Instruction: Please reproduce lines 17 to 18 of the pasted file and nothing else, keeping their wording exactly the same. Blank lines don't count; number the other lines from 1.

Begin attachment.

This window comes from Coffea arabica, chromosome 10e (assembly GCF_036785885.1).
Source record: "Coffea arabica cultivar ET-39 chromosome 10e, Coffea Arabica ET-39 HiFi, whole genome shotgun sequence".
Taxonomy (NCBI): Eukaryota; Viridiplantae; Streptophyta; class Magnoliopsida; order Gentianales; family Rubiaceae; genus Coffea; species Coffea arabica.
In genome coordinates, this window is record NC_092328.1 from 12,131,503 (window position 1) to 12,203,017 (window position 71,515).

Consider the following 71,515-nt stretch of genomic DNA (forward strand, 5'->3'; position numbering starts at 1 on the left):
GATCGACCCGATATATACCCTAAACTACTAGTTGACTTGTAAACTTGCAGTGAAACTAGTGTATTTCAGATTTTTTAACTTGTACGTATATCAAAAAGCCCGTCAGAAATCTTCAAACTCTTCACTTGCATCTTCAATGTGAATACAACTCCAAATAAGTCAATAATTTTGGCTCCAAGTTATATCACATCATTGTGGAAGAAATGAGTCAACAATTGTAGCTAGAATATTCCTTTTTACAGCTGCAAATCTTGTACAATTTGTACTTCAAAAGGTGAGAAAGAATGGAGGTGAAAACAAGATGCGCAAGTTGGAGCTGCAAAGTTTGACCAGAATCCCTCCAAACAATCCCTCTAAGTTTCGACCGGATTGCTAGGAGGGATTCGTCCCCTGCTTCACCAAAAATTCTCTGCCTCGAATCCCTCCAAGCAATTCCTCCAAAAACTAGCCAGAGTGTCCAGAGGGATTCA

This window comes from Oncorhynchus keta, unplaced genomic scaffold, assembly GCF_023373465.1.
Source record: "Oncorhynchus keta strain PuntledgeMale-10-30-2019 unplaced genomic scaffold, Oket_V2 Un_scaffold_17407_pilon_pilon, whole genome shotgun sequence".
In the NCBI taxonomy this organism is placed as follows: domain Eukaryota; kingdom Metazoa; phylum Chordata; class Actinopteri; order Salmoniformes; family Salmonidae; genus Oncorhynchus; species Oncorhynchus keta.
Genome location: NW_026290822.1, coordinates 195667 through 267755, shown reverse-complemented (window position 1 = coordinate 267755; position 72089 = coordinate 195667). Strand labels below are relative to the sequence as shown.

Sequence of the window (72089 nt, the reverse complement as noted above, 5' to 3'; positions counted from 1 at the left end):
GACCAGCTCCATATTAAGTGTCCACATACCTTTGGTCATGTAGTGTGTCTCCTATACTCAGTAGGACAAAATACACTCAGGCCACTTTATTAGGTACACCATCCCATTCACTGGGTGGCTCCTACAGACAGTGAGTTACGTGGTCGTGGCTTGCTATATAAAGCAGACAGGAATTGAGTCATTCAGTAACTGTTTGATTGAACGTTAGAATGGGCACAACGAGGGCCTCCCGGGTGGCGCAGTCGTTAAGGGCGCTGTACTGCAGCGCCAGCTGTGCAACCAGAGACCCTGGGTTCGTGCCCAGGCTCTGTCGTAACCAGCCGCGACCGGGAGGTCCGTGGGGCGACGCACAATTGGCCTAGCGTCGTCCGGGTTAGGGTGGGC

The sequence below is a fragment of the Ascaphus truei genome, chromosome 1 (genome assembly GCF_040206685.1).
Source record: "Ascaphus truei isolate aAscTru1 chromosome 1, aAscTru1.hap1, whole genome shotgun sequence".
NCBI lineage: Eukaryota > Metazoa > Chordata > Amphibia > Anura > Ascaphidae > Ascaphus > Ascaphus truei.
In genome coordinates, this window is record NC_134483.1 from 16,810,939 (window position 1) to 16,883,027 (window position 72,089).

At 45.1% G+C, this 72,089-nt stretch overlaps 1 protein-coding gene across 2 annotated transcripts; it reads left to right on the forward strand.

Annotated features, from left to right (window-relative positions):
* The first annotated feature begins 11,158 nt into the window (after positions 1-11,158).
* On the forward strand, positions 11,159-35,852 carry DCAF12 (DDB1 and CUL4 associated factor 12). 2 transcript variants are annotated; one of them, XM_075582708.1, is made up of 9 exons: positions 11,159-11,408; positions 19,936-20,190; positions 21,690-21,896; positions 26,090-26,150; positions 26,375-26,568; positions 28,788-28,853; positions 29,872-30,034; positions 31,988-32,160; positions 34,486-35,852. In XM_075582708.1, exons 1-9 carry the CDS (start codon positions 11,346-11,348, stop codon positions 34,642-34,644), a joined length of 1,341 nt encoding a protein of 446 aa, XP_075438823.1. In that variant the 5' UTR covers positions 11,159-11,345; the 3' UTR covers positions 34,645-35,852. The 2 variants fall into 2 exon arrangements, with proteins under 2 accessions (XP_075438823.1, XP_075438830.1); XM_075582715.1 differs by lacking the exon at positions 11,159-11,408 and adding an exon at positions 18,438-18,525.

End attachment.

At 45.1% G+C, this 72,089-nt stretch overlaps 1 protein-coding gene across 2 annotated transcripts; it reads left to right on the forward strand.

Annotated features, from left to right (window-relative positions):